Fidelity is allowing staff working out of its Boston headquarters to return to the office, according to news reports.

The company reopened the Boston office last week for any employee ready to come back, after closing it temporarily amid a surge in Covid cases in December, according to the Boston Globe.

The closure only affected staff working out of Boston; Smithfield, Rhode Island; and Merrimack, New Hampshire, FA-IQ sister publication Ignites writes.

Fidelity has not set a date for when employees will be required to return to the office, according to the Globe.

Offices in the U.S. are operating at 36% of their pre-pandemic occupancy on average, the publication writes, citing a survey of keycard swipes in 10 major metro areas conducted by security firm Kastle Systems.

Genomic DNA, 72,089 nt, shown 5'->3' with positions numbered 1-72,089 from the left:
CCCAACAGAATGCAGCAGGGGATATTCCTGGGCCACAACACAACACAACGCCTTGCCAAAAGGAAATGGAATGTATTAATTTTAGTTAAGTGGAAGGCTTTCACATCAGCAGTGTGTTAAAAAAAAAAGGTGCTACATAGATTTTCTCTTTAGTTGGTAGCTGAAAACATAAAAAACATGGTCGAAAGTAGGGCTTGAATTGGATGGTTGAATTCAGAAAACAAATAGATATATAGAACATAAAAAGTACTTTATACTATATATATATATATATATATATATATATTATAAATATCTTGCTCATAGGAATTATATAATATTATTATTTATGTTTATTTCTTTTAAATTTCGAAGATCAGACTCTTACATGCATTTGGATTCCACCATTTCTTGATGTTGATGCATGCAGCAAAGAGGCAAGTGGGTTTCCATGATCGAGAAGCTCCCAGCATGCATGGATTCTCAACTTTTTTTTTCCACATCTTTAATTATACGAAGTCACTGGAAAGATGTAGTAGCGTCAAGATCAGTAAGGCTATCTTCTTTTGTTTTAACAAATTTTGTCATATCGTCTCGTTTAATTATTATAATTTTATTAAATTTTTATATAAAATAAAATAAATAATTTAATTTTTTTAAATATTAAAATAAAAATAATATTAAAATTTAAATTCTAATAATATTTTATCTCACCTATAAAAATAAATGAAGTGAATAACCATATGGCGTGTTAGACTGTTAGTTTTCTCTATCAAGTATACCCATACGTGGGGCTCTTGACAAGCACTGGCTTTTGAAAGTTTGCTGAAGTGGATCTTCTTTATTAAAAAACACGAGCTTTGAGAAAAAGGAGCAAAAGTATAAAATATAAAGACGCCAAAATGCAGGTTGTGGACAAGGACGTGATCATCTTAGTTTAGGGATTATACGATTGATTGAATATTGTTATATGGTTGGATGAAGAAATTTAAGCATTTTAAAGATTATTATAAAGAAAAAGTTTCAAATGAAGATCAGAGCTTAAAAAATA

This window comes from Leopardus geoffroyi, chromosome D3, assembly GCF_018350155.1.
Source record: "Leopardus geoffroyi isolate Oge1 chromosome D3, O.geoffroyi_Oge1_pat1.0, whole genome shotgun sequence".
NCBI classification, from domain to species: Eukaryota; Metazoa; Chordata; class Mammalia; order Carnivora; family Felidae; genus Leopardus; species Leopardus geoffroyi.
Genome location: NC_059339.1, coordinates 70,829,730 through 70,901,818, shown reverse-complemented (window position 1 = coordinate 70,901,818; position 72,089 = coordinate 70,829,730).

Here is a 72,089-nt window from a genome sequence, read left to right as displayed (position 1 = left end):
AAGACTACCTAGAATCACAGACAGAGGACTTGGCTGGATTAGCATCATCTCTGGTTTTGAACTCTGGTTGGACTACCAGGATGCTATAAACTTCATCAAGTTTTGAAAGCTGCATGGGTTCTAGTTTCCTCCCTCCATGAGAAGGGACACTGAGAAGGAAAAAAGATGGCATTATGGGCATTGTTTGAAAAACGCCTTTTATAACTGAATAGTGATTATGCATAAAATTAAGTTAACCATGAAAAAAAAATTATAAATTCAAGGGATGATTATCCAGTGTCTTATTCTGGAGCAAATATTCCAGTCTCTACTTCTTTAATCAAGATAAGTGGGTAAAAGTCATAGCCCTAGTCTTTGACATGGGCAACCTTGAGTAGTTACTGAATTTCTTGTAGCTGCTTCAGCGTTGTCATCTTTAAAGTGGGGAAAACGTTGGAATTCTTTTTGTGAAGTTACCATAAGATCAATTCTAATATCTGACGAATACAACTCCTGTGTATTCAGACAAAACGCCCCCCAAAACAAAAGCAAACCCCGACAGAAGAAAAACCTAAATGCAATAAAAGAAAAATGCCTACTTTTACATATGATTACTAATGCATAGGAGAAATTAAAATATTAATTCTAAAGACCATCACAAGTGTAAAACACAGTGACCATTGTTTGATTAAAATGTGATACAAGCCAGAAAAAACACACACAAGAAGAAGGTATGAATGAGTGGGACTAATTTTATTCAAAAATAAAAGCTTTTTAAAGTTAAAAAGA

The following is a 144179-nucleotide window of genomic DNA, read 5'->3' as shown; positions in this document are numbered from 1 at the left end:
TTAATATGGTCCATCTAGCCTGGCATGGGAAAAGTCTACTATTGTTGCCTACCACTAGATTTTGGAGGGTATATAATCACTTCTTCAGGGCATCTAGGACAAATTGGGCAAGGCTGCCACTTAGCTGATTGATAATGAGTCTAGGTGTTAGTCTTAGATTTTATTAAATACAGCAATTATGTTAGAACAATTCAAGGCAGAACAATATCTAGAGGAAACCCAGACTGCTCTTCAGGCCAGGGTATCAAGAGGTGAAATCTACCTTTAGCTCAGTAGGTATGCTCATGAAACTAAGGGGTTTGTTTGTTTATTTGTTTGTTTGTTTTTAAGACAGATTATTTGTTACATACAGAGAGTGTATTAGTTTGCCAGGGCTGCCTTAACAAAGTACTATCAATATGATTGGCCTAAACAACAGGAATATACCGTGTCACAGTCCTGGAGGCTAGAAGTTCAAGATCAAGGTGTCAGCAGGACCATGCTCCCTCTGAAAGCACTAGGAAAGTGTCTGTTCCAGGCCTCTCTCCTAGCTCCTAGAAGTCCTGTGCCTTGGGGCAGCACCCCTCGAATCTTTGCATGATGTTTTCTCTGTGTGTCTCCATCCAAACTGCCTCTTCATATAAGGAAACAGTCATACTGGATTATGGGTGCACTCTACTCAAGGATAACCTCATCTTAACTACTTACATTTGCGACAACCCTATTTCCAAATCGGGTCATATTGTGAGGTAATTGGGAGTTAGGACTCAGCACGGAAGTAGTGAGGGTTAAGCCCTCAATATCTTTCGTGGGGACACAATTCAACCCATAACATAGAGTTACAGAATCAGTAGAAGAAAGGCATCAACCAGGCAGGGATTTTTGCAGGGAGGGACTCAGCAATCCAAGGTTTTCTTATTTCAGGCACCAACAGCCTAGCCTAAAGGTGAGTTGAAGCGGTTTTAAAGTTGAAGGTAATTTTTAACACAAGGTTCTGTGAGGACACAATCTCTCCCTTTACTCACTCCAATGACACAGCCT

In Boston, meanwhile, the return rate is around 15%, Ameet Amin, general manager of Kastle’s Northeast region, tells the Globe.

Financial services companies have been scheduling their return-to-office dates in recent weeks as the spread of Covid-19 has slowed in the U.S., although several firms have set their returns for April, including Edward Jones and Charles Schwab. Last month, Wells Fargo said it would welcome staff back to the offices starting March 14.

And many firms, including Morgan Stanley, JPMorgan and Goldman Sachs, began returning workers to their offices before the end of 2021, although they told staff to stay home leading up to the New Year amid the spike in the omicron strain.

All three firms dropped their mask mandates for vaccinated workers last month after New York Governor Kathy Hochul said the state was dropping mask requirements for most businesses.

Citigroup said in January that it would simply fire anyone who isn’t vaccinated, except for special cases.

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